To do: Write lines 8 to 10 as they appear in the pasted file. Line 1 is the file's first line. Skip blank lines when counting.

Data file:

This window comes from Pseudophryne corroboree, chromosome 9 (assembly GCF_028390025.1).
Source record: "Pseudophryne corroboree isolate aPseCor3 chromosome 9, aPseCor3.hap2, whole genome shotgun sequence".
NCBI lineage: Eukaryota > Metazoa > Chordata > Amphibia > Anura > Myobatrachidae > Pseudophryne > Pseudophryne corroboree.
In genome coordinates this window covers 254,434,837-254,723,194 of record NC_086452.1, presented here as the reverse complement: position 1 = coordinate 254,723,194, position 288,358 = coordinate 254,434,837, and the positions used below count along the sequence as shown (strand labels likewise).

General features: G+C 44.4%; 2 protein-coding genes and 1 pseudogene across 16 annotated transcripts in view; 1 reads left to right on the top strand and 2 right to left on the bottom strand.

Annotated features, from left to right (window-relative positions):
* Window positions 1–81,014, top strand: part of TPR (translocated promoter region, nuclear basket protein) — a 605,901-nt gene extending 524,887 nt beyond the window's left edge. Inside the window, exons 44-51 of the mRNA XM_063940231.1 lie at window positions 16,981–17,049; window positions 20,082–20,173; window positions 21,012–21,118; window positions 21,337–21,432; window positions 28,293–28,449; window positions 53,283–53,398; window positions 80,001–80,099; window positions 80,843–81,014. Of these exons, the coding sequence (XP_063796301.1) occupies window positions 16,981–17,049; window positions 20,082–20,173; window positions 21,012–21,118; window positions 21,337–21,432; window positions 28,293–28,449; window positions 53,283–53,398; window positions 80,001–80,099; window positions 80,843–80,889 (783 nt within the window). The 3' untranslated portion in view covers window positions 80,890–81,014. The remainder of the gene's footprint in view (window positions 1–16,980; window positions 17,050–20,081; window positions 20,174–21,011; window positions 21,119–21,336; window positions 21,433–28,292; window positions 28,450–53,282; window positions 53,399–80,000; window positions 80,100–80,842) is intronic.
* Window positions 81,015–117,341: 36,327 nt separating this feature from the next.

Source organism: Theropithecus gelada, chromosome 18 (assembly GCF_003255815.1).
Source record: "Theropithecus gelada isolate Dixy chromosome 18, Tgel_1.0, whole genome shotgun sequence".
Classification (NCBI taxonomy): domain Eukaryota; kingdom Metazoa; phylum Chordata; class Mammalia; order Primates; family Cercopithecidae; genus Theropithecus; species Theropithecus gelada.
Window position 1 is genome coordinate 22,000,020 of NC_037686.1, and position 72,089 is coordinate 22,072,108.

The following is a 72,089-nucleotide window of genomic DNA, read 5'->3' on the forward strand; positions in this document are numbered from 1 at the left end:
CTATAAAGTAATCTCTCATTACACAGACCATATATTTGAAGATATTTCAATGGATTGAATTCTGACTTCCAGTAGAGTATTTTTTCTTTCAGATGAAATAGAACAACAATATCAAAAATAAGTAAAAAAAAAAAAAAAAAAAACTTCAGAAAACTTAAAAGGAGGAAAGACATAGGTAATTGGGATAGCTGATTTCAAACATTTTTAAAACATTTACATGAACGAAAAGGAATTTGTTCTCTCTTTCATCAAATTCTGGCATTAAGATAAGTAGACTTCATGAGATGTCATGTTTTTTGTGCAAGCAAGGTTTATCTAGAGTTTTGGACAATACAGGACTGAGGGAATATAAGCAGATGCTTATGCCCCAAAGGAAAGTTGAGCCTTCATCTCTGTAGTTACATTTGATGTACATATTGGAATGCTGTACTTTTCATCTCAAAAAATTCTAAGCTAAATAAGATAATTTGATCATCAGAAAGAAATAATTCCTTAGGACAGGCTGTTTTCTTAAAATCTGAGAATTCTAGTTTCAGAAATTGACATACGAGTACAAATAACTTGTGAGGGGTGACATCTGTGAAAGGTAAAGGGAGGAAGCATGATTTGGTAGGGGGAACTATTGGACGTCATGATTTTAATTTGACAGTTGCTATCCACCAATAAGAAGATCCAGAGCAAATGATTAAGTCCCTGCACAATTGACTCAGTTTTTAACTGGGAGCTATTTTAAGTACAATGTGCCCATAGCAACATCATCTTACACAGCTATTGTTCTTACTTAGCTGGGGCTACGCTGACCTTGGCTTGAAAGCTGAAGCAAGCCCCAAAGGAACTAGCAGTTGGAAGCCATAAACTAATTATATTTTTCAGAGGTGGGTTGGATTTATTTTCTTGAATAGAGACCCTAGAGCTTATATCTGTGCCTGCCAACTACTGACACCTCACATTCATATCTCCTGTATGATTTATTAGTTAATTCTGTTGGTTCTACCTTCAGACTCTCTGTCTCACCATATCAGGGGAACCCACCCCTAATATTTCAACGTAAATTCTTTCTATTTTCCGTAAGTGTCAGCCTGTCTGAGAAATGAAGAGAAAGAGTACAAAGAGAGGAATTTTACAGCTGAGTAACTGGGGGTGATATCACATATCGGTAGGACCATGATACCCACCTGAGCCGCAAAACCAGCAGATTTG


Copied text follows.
* Window positions 81,015–117,341: 36,327 nt separating this feature from the next.

Source organism: Theropithecus gelada, chromosome 18 (assembly GCF_003255815.1).
Source record: "Theropithecus gelada isolate Dixy chromosome 18, Tgel_1.0, whole genome shotgun sequence".